77th FIP World Congress of Pharmacy and Pharmaceutical Sciences
Medicines and beyond! The soul of pharmacy
Seoul, Republic of Korea | 10-14 September 2017
The 2017 FIP congress in Seoul, South Korea, invites an international audience of pharmacy professionals and pharmaceutical scientists to go beyond medicines and answer patients’ demand for high quality help and advice.
At this year’s congress, the professional symposia will explore the many new ways that pharmacy professionals can add the value expected by modern healthcare systems and services. Sessions will show that tradition and dedication to patients’ health – the true soul of pharmacy – can be coupled with innovation in technology, education and practice to deliver care fit for the 21st century. Join us and meet pharmacists from over 100 countries. More information can be found here.
Marianna Liaskou, MRPharmS, Research Administrator, Research and Evaluation (R&E), Royal Pharmaceutical Society (RPS)
I passed my pre-reg exam in June 2016 and registered as a pharmacist a couple of months later. During my MPharm I developed an interest in research and in particular during my pre-reg I identified the challenges some pharmacists face in continuing using their research skills. So, I thought I’d explore the Research field and soon booked a Research Advice Surgery. The session was really helpful and I immediately wished I could work with the R&E team! That’s when I came across the Research Admin vacancy and didn’t hesitate to apply. I’m very glad I did because it’s turned out to be a great opportunity!
I’ve been privileged to be able to work with the team developing a new resource: the Research Evidence & Evaluation Toolkit (REET). It’s currently on its Beta version but it already has a lot to offer. I’ve been having a play with it to test its functionality and I have already found a few research skills I need to work on! Basically, it’s an online platform with examples of research skills and activities; these are under various skillsets like ‘Research education and training’, ‘Communication and dissemination of research’ etc.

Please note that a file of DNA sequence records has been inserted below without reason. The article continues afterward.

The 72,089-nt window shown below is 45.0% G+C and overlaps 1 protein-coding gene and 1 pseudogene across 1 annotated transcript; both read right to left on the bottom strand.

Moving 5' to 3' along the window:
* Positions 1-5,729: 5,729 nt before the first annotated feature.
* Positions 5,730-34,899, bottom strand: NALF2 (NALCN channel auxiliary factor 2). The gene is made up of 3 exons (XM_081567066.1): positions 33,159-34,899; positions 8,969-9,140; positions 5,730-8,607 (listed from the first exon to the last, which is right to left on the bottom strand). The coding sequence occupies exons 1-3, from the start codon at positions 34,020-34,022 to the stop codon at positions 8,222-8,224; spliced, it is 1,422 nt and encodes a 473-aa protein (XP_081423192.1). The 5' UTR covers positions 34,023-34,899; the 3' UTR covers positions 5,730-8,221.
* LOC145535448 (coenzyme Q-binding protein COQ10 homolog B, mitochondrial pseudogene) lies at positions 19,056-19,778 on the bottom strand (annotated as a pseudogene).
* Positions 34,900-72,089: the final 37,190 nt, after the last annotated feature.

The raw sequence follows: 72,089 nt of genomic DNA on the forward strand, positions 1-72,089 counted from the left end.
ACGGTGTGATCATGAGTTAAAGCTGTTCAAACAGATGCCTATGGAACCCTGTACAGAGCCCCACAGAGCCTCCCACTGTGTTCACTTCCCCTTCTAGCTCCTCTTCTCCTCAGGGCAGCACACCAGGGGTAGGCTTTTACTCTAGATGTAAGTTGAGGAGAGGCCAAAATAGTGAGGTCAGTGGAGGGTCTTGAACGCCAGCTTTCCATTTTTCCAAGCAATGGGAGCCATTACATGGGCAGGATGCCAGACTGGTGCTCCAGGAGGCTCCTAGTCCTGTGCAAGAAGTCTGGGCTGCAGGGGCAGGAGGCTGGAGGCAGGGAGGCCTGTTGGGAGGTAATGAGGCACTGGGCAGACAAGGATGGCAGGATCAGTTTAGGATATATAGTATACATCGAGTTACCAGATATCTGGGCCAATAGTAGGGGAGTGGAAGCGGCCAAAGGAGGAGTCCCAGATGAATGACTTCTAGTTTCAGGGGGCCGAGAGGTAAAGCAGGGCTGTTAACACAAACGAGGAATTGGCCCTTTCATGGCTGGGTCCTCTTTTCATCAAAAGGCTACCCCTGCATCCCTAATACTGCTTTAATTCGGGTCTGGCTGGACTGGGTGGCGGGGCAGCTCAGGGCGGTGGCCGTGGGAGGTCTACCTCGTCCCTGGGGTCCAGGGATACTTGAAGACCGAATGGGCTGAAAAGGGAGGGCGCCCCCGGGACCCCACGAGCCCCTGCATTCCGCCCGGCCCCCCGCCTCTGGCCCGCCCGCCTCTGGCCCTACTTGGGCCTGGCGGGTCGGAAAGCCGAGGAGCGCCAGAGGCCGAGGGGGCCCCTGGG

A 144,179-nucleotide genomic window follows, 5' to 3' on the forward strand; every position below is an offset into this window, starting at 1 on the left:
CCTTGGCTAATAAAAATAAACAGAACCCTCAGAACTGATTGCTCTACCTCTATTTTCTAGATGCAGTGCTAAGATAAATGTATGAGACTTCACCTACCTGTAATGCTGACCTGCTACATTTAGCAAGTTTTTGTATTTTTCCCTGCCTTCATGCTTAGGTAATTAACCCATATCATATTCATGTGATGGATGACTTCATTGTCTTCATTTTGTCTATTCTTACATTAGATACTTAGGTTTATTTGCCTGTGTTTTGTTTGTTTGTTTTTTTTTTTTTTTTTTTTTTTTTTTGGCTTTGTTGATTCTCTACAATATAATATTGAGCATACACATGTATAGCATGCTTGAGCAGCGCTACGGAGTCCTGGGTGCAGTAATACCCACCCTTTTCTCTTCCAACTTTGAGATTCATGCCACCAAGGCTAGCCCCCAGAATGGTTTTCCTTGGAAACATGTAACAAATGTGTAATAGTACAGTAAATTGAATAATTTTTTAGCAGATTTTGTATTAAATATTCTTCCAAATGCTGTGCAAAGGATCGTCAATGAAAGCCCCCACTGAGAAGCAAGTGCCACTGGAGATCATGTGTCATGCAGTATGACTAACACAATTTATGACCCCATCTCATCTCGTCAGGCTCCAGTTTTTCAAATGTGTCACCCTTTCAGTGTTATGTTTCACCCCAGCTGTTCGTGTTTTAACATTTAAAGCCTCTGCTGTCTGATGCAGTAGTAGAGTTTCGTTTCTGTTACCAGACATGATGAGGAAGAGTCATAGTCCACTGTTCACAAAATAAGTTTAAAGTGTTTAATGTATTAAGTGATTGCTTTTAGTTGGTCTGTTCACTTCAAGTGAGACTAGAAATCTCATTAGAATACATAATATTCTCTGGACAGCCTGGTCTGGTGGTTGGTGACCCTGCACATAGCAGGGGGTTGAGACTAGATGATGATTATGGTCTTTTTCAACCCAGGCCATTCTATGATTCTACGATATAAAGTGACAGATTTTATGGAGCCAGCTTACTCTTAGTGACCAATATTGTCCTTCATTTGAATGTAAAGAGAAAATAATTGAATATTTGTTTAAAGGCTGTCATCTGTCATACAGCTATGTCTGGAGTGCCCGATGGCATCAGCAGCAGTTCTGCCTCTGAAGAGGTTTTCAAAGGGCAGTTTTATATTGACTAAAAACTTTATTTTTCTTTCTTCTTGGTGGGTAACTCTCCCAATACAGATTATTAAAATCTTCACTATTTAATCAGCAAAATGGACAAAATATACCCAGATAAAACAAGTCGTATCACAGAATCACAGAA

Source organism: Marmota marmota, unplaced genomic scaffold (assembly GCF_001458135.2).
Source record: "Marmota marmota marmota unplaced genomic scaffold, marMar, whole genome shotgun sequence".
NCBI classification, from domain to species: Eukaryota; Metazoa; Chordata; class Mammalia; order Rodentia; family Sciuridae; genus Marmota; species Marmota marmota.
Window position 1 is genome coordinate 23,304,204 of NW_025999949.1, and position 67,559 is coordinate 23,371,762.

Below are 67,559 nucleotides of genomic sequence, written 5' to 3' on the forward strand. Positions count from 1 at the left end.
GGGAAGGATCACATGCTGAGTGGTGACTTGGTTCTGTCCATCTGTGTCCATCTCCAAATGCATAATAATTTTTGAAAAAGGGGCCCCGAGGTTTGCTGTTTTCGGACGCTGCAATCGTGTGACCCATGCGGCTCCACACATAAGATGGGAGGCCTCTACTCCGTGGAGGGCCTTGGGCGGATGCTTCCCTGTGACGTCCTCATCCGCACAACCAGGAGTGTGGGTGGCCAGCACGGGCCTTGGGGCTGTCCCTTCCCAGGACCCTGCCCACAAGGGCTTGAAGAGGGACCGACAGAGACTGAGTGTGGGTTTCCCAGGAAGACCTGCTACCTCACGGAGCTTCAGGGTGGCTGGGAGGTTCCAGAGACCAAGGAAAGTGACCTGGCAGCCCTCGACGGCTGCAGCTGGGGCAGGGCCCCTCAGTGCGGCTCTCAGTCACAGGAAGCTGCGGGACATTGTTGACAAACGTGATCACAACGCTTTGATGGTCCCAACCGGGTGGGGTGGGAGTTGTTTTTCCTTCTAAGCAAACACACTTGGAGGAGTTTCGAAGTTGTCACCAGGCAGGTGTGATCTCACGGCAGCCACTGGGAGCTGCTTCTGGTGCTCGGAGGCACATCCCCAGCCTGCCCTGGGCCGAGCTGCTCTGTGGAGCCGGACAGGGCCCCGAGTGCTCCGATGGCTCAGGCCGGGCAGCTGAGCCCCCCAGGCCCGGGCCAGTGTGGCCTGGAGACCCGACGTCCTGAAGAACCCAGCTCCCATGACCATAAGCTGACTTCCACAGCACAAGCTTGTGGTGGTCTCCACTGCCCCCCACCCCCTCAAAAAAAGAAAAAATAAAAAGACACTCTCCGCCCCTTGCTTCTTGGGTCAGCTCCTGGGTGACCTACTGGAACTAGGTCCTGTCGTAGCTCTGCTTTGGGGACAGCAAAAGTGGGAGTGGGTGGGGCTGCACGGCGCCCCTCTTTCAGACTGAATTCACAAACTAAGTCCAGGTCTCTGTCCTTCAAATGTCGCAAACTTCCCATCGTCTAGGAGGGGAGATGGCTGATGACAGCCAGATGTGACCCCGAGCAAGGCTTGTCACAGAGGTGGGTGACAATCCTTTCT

At the moment, the project has completed the Phase 1 Pilot and the team is processing the feedback from this in order to produce a more useful and operational REET, which will be tested in Phase 2 (coming up soon!). I’m actually really looking forward to the next phase as it will bring more functionality – and purpose – to the toolkit. The main addition is that the research skill, and activity examples, will have resources and conferences signposted to in order to allow the users to take action when they identify areas that they need to develop.
As a Foundation Pharmacist, I’ve found the REET useful because it introduced to me activities and skills that I hadn’t realised were research related. Plus, I was able to use this for my CPD and Foundation Cluster 3 (Research and Evaluation) portfolio entries. Due to the amount of data on REET, it has even more to offer for my (future) faculty journey.